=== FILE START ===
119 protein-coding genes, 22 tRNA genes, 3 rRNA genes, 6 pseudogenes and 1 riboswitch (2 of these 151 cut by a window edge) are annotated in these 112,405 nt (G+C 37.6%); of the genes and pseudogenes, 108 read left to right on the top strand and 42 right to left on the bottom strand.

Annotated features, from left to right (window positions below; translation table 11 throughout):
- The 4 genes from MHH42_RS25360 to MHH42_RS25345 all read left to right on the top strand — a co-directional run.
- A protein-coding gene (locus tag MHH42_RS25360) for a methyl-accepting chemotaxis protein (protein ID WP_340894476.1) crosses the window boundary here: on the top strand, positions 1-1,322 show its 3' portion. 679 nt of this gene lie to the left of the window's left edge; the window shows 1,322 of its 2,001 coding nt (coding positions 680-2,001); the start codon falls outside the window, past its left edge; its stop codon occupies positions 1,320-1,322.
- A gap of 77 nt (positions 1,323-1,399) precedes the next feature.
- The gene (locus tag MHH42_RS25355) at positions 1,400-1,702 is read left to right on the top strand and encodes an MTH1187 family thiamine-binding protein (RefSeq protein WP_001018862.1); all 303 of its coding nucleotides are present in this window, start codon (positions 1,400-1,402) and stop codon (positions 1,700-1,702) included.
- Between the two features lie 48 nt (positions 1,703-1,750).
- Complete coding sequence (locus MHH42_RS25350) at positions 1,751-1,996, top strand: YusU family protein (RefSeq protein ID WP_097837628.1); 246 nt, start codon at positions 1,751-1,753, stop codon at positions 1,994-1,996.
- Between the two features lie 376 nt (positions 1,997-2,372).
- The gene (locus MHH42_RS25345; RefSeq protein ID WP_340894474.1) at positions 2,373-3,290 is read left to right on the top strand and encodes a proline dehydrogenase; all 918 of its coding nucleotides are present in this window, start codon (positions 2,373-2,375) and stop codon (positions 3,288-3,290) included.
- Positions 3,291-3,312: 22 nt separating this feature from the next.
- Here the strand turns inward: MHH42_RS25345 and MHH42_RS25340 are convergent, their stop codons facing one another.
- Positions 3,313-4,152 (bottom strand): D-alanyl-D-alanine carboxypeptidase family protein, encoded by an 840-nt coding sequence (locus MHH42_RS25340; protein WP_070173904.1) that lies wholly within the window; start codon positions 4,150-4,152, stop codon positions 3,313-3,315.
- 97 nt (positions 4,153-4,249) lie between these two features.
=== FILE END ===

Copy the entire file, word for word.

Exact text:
119 protein-coding genes, 22 tRNA genes, 3 rRNA genes, 6 pseudogenes and 1 riboswitch (2 of these 151 cut by a window edge) are annotated in these 112,405 nt (G+C 37.6%); of the genes and pseudogenes, 108 read left to right on the top strand and 42 right to left on the bottom strand.

Annotated features, from left to right (window positions below; translation table 11 throughout):
- The 4 genes from MHH42_RS25360 to MHH42_RS25345 all read left to right on the top strand — a co-directional run.
- A protein-coding gene (locus tag MHH42_RS25360) for a methyl-accepting chemotaxis protein (protein ID WP_340894476.1) crosses the window boundary here: on the top strand, positions 1-1,322 show its 3' portion. 679 nt of this gene lie to the left of the window's left edge; the window shows 1,322 of its 2,001 coding nt (coding positions 680-2,001); the start codon falls outside the window, past its left edge; its stop codon occupies positions 1,320-1,322.
- A gap of 77 nt (positions 1,323-1,399) precedes the next feature.
- The gene (locus tag MHH42_RS25355) at positions 1,400-1,702 is read left to right on the top strand and encodes an MTH1187 family thiamine-binding protein (RefSeq protein WP_001018862.1); all 303 of its coding nucleotides are present in this window, start codon (positions 1,400-1,402) and stop codon (positions 1,700-1,702) included.
- Between the two features lie 48 nt (positions 1,703-1,750).
- Complete coding sequence (locus MHH42_RS25350) at positions 1,751-1,996, top strand: YusU family protein (RefSeq protein ID WP_097837628.1); 246 nt, start codon at positions 1,751-1,753, stop codon at positions 1,994-1,996.
- Between the two features lie 376 nt (positions 1,997-2,372).
- The gene (locus MHH42_RS25345; RefSeq protein ID WP_340894474.1) at positions 2,373-3,290 is read left to right on the top strand and encodes a proline dehydrogenase; all 918 of its coding nucleotides are present in this window, start codon (positions 2,373-2,375) and stop codon (positions 3,288-3,290) included.
- Positions 3,291-3,312: 22 nt separating this feature from the next.
- Here the strand turns inward: MHH42_RS25345 and MHH42_RS25340 are convergent, their stop codons facing one another.
- Positions 3,313-4,152 (bottom strand): D-alanyl-D-alanine carboxypeptidase family protein, encoded by an 840-nt coding sequence (locus MHH42_RS25340; protein WP_070173904.1) that lies wholly within the window; start codon positions 4,150-4,152, stop codon positions 3,313-3,315.
- 97 nt (positions 4,153-4,249) lie between these two features.